SCL 2016 versus SCL 2.0

The SCL for all sectors

The Safety Culture Ladder (SCL), which was originally called the Veiligheidsladder, was the brainchild of ProRail. Today, many others sectors are interested in the SCL as well, which is why we have widened the target group to which it applies. SCL 2.0 has been available since September 2023 and audits against SCL 2.0 have been permitted since 1 January 2024. 

What has changed?

1. The assessment method

  • Points-based assessment has been replaced by a colour-based assessment: green, orange and red. Green means ‘satisfactory’, orange ‘not satisfactory yet but on the right track’ and red ‘not ‘satisfactory. This system makes it easy for you to see what you are scoring well on and what you could still improve. The new SCL is more growth focused.
  • More importance is placed on the ‘behaviour’ aspect than on the ‘conditional’ aspect. So, this aspect is now described far more explicitly than it was in SCL 2016. The descriptions accompanying each step make it easier for the auditor to assess behaviour.

2. Health and safety (H&S) explained in more detail

To clarify what falls under H&S, this term is explained more extensively in SCL 2.0. H&S is broader than just occupational safety. It also includes psychosocial work stress, psychosocial safety, well-being and integrity. And other safety standards too. Cybersecurity, structural safety, machine safety, and fire safety should certainly not be forgotten either. H&S relates to the overall health and safety of the organisation’s employees and users and the environment as well.

3. Improved reports

Reports are prepared on the basis of an assessment of five themes (see Section 5 of the standards document). They describe an organisation’s strengths and the areas in which it could improve. This is followed by a final conclusion per theme. Reports give organisations an insight into their strengths on a certain step and also into where possibilities for improvement lie.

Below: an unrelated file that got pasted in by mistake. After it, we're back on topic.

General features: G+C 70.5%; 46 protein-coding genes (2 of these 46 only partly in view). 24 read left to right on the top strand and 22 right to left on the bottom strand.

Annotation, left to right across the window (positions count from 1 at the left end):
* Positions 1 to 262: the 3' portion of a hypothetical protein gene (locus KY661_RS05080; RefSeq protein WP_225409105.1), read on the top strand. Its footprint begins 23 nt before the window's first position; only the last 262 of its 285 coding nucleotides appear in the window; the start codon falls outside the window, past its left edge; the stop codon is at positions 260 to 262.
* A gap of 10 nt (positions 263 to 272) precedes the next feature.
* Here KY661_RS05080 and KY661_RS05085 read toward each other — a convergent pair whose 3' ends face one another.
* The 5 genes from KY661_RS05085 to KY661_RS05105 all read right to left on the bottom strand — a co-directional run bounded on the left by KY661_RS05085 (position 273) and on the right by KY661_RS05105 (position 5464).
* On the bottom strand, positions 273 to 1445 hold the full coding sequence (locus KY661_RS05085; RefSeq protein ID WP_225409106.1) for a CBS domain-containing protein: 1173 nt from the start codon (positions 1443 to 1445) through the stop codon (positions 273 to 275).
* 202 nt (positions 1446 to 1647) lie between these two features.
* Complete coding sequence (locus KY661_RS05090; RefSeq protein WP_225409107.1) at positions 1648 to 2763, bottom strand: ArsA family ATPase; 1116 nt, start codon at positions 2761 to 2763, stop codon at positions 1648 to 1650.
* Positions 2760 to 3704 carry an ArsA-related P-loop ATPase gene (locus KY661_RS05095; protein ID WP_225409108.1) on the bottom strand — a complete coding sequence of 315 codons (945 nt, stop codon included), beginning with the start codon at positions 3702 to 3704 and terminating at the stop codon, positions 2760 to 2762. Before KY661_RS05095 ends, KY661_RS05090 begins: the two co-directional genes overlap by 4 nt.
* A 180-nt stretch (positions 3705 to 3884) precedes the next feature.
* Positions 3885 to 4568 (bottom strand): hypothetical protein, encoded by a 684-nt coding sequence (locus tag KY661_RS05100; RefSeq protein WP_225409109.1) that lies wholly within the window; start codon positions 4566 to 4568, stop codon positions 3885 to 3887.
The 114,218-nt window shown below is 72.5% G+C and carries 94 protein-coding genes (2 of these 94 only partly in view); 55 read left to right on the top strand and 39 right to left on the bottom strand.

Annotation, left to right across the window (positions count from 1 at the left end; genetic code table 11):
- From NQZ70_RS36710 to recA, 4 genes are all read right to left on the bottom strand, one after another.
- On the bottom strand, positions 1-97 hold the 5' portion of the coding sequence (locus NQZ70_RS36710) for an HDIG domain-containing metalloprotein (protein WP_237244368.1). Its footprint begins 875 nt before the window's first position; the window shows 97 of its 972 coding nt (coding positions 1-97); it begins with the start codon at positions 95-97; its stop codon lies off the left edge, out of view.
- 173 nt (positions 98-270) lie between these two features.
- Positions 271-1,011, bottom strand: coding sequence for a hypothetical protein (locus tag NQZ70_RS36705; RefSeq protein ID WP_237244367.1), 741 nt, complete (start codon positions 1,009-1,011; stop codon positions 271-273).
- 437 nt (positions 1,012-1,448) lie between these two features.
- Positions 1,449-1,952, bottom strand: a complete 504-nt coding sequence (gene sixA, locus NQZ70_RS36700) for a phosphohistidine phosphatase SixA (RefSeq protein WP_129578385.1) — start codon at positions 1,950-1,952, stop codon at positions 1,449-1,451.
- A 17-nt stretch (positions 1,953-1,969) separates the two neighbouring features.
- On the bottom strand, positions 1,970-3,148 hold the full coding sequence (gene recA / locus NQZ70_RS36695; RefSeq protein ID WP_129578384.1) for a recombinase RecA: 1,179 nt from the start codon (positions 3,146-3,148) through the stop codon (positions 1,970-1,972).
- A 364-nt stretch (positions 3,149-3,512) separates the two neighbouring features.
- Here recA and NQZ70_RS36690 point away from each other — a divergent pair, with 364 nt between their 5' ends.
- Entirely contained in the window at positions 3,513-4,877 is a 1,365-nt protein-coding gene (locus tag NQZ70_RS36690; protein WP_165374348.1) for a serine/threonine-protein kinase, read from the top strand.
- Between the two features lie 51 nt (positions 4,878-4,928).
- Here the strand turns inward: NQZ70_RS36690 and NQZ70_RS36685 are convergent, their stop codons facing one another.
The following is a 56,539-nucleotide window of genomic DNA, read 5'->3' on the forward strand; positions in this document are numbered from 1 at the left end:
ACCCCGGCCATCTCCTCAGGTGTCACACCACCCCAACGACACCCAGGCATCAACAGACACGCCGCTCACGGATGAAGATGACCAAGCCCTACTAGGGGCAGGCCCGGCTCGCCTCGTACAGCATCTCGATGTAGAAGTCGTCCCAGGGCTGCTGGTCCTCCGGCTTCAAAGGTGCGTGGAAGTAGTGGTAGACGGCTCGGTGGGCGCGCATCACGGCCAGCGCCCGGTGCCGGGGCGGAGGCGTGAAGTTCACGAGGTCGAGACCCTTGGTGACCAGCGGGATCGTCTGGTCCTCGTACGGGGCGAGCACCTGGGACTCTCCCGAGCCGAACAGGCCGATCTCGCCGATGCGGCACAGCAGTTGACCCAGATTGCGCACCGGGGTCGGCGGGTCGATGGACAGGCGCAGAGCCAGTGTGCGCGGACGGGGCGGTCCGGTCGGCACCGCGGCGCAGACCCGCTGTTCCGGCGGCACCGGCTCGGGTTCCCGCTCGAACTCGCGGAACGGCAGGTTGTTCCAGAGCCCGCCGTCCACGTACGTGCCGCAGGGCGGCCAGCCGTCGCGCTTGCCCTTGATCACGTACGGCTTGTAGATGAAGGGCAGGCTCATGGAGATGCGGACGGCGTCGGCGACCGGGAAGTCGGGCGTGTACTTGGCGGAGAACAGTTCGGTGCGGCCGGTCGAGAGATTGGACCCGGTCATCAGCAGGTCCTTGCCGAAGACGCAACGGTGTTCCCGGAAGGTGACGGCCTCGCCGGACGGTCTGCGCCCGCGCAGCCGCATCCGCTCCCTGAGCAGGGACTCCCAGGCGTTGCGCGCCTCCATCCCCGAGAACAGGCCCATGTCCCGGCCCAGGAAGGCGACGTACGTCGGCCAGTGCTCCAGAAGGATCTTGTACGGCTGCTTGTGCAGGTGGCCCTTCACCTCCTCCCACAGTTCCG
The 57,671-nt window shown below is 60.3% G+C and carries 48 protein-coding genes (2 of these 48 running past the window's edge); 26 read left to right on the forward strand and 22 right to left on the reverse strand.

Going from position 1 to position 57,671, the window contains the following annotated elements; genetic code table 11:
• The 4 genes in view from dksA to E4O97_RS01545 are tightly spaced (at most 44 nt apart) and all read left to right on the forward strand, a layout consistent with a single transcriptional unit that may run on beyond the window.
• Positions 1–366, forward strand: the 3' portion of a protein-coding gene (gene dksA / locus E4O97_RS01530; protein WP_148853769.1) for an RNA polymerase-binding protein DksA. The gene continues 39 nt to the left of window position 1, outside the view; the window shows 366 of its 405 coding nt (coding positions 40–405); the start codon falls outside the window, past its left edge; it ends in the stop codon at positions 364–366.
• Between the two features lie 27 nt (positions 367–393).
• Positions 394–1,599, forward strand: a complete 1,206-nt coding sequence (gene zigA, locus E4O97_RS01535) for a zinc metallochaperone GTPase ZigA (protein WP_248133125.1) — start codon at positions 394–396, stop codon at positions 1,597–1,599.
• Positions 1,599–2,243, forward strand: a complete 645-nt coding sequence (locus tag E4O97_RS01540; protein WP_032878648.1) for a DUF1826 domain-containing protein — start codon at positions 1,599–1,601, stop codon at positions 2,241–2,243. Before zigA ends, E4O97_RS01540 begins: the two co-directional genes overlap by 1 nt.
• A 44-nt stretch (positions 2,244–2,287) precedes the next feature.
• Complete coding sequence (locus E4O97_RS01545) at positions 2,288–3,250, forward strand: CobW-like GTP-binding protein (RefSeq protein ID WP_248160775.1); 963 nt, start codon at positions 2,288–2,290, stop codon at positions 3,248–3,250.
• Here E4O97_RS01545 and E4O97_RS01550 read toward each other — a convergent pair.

4. Content-related changes

  • Rail-related terms (ProRail) have been removed.
  • SCL 2.0 is more concise than the original SCL 2016: duplicate information has been removed.
  • Step 1 has been added to the descriptions.
  • The descriptions per step are presented in ascending order.
  • There is more of a focus on the ‘why’ and on the result envisaged instead of on the format.
  • There is more of a focus on attitudes, behaviour and interaction instead of on methods, working methods and systems.
  • More system-oriented requirements and technical or field-specific references have been removed.
  • The descriptions for Steps 4 and 5 have been described better instead of placing them in a separate interpretation document.
  • A handbook was produced for SCL 2016, whereas SCL 2.0 is set out in the Certification Scheme.

Transition period

If you obtained an SCL certificate or statement in 2023 or before, don’t worry. It will continue to be valid for the time being. The transition from SCL 2016 to SCL 2.0 will take place gradually, in a transition period.
In 2024, you will be able to have your organisation certified or recertified against both SCL 2016 and SCL 2.0. As of 1 January 2025, certification and recertification will only be possible against SCL 2.0. As of 1 January 2028, only certificates issued against SCL 2.0 (or later editions) will be valid.